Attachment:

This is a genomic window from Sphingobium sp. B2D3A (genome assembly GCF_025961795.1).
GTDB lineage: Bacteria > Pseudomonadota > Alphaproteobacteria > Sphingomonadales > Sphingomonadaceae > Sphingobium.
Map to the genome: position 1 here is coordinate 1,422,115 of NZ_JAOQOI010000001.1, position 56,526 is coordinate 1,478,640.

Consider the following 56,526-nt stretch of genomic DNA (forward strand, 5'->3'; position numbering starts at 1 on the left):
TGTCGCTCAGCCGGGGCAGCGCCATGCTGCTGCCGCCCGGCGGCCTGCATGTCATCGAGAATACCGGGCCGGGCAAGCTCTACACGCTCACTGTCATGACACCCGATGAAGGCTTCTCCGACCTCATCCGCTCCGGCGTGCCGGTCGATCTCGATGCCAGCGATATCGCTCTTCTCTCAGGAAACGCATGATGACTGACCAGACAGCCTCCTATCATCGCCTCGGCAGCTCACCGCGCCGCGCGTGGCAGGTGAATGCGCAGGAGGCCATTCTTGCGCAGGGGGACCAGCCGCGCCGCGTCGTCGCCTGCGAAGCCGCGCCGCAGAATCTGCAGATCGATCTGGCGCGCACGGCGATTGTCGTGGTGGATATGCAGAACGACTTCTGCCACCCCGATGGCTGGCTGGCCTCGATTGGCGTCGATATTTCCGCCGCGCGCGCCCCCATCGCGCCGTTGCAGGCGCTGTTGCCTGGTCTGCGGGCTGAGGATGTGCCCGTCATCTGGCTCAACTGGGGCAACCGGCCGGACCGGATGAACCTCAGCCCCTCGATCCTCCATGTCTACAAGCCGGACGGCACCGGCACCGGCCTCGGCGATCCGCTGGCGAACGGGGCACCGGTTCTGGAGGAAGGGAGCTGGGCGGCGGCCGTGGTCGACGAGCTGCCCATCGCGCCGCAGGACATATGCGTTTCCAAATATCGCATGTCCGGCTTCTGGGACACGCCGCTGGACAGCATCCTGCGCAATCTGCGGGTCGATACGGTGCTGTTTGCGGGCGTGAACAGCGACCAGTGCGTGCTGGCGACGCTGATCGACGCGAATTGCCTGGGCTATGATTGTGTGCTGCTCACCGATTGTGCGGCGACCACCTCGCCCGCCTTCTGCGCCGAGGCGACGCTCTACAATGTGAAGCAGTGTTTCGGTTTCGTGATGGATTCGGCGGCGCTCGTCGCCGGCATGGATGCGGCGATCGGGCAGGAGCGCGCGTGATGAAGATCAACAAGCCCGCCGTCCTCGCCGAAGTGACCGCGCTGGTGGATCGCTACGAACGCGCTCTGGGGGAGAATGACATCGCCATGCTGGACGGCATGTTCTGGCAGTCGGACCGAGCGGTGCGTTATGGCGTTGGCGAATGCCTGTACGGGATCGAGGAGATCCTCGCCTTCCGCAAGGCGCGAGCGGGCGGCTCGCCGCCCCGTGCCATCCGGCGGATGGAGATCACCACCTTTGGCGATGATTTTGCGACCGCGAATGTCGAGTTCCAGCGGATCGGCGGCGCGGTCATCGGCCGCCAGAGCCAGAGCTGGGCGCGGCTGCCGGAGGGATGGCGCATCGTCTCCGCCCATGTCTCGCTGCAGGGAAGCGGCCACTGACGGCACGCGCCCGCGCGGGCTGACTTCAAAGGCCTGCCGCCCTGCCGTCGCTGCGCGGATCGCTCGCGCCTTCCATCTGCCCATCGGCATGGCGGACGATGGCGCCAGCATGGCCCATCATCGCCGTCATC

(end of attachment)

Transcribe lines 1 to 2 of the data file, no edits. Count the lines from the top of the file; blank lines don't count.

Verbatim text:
This is a genomic window from Sphingobium sp. B2D3A (genome assembly GCF_025961795.1).
GTDB lineage: Bacteria > Pseudomonadota > Alphaproteobacteria > Sphingomonadales > Sphingomonadaceae > Sphingobium.